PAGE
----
As far as bass boat experience, my boat sank last summer. I had a pleasure boat no more than 18' in length pull s tuber less than 30 yards off my stern while I was drifting for saugeye with my kids. The first roll of his wake came in and I knew it was bad news. Immediately tried to start gas motor to get on plane and give the bilge time to do its job but it was not firing due to the amount of water it took in. the second roll came in and I knew it was going down so I told the kids "I need you to relax we are going to sink. You have you life vest on don't worry." As I tried to secure as much gear to the boat as I could. By the time I got that out of my mouth the boat was completely submerged underneath and we were in the lake.

It don't take much, and it don't take long. Have you ever sunk a boat? I would have to say I have more experience than most.

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Whatever you say bud.You're right.I only fish Erie a lot and all in a bass boat.I've never even came remotely close to sinking a boat so I guess you're better at it than me.Some people.

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And glass calm to 10 footers doesn't just happen w/no warning.W/weather apps you know that is going to happen before you ever launch your boat and plan/adjust accordingly.I knew Sunday morning before I started my 3hr drive up there there was going to be 2-4footers s/se wind and that it would switch to S/SW and would subside by mid morning. That's just what happened.Ran 15-20mph out and ran 45-50 back in.Again common sense and knowledge is huge up there.If they would have said a different direction of wind or stronger winds or building to 4-6ft in afternoon then you gotta stop and do some thinking.If there's a chance of pop up thunderstorms,you gotta stop and think.Your bad experience up there came from you not being schooled on conditions up there and because your charter captain was not very smart or informed.Bass boats are great up there,rookies better be smart,though.That is all.My point is WELL made.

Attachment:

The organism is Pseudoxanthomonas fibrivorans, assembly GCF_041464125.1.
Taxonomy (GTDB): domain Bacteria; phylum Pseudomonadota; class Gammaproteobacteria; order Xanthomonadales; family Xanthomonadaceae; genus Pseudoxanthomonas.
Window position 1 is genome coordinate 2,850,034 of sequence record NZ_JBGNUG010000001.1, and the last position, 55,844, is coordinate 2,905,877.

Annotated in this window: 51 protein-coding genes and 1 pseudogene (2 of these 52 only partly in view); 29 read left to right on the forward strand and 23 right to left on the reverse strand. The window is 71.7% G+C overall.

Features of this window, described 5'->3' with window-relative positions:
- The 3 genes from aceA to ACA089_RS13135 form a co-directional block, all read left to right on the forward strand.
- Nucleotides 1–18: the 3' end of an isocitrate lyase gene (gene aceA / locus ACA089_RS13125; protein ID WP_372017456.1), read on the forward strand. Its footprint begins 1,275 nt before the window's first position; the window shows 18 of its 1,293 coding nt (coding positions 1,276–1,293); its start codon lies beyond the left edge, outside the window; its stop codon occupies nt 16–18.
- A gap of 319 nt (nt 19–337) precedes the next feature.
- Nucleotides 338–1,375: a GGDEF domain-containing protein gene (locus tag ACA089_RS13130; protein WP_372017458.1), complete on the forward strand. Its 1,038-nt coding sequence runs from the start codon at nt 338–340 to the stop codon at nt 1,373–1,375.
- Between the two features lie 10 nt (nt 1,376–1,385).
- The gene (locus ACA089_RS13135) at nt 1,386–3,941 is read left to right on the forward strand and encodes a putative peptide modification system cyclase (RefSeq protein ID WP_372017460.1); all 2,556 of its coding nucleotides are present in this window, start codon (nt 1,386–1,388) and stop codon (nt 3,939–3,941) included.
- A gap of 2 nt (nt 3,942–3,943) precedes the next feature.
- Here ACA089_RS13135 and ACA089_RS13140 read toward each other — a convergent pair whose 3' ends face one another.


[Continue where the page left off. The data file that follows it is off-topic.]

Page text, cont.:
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jlami, was there any recourse since this guy sank your boat?

a boater is responsible for their wake.
No unfortunatly not, the only witnesses to the actual wake were my then 7 yr old and my then 8 yr old in my boat. And 8 passengers in his boat, 4 adults 4 children.2 of which were on the tube...



They were however reprimanded for how close they circled the area while we were being plucked out of the water by two other boaters and still buzzed even the water patrol boat once they arrived. The watercraft officers on Alum are horrible! They are afraid of the big money on that little lake. They chased the guy down and when he said it wasnt him they simply checked his oh#s and sent them on their way. Didn't even board his vessel and check safety equipment or check for alcohol. The entire stop lasted about 15 minutes. PATHETIC!

The whole story is archived here on ogf... Just search "jerk sunk my boat" it was a pretty big deal!

I fully intended to persue it legally and go after both water patrol and the other boater for their negligence. I was contacted by news crews wanting to do stories on the accident and then follow up with the lack of competence of the watercraft officers. All of this spawned from the ogf thread I posted out of anger the night I left the boat at the bottom of the lake. Not only was I contacted by attornies wanting to prosecute both the boater and the watercraft office and news crews trying to cover the story prime time to expose the lack of safety and law enforcement at alum, but I had over 30 pms from ogfers wanting to give me gear to replace what was either lost or ruined. Everything from new rods and reels, to tackle boxes full of gear, divers volunteering to recover family heirlooms thought to be lost, fishing trips for the kids to ensure they did not develop a fear of boating, and soo much more.